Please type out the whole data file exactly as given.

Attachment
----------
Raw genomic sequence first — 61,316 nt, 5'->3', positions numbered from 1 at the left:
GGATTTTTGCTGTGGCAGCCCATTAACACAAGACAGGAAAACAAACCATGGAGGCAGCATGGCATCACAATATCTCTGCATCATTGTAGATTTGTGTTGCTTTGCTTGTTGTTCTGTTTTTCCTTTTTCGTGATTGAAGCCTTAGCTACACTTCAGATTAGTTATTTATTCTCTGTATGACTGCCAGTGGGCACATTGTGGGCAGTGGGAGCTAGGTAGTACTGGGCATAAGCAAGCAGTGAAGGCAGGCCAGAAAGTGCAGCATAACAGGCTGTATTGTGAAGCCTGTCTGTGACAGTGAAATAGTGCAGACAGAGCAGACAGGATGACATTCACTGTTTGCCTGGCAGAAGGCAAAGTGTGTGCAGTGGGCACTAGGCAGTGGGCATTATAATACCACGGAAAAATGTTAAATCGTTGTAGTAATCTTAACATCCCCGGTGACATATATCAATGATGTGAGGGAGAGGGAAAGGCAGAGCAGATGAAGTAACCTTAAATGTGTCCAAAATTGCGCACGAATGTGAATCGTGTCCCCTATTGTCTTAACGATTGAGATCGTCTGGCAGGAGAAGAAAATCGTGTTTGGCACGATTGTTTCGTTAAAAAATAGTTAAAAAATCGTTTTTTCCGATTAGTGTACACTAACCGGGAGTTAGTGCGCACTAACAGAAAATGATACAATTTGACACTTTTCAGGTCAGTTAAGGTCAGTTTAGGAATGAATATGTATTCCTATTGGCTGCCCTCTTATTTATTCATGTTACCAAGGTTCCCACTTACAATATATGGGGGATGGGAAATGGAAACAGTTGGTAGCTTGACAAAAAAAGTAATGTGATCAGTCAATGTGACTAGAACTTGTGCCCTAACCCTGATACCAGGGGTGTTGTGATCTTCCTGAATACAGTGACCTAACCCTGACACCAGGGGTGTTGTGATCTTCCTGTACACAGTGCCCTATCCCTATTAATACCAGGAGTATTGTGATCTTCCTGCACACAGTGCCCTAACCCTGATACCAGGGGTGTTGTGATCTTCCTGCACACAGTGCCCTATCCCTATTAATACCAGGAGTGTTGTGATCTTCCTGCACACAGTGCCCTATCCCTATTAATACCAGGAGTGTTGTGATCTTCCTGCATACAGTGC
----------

Raw genomic sequence first — 61,316 nt, 5'->3', positions numbered from 1 at the left:
GGATTTTTGCTGTGGCAGCCCATTAACACAAGACAGGAAAACAAACCATGGAGGCAGCATGGCATCACAATATCTCTGCATCATTGTAGATTTGTGTTGCTTTGCTTGTTGTTCTGTTTTTCCTTTTTCGTGATTGAAGCCTTAGCTACACTTCAGATTAGTTATTTATTCTCTGTATGACTGCCAGTGGGCACATTGTGGGCAGTGGGAGCTAGGTAGTACTGGGCATAAGCAAGCAGTGAAGGCAGGCCAGAAAGTGCAGCATAACAGGCTGTATTGTGAAGCCTGTCTGTGACAGTGAAATAGTGCAGACAGAGCAGACAGGATGACATTCACTGTTTGCCTGGCAGAAGGCAAAGTGTGTGCAGTGGGCACTAGGCAGTGGGCATTATAATACCACGGAAAAATGTTAAATCGTTGTAGTAATCTTAACATCCCCGGTGACATATATCAATGATGTGAGGGAGAGGGAAAGGCAGAGCAGATGAAGTAACCTTAAATGTGTCCAAAATTGCGCACGAATGTGAATCGTGTCCCCTATTGTCTTAACGATTGAGATCGTCTGGCAGGAGAAGAAAATCGTGTTTGGCACGATTGTTTCGTTAAAAAATAGTTAAAAAATCGTTTTTTCCGATTAGTGTACACTAACCGGGAGTTAGTGCGCACTAACAGAAAATGATACAATTTGACACTTTTCAGGTCAGTTAAGGTCAGTTTAGGAATGAATATGTATTCCTATTGGCTGCCCTCTTATTTATTCATGTTACCAAGGTTCCCACTTACAATATATGGGGGATGGGAAATGGAAACAGTTGGTAGCTTGACAAAAAAAGTAATGTGATCAGTCAATGTGACTAGAACTTGTGCCCTAACCCTGATACCAGGGGTGTTGTGATCTTCCTGAATACAGTGACCTAACCCTGACACCAGGGGTGTTGTGATCTTCCTGTACACAGTGCCCTATCCCTATTAATACCAGGAGTATTGTGATCTTCCTGCACACAGTGCCCTAACCCTGATACCAGGGGTGTTGTGATCTTCCTGCACACAGTGCCCTATCCCTATTAATACCAGGAGTGTTGTGATCTTCCTGCACACAGTGCCCTATCCCTATTAATACCAGGAGTGTTGTGATCTTCCTGCATACAGTGC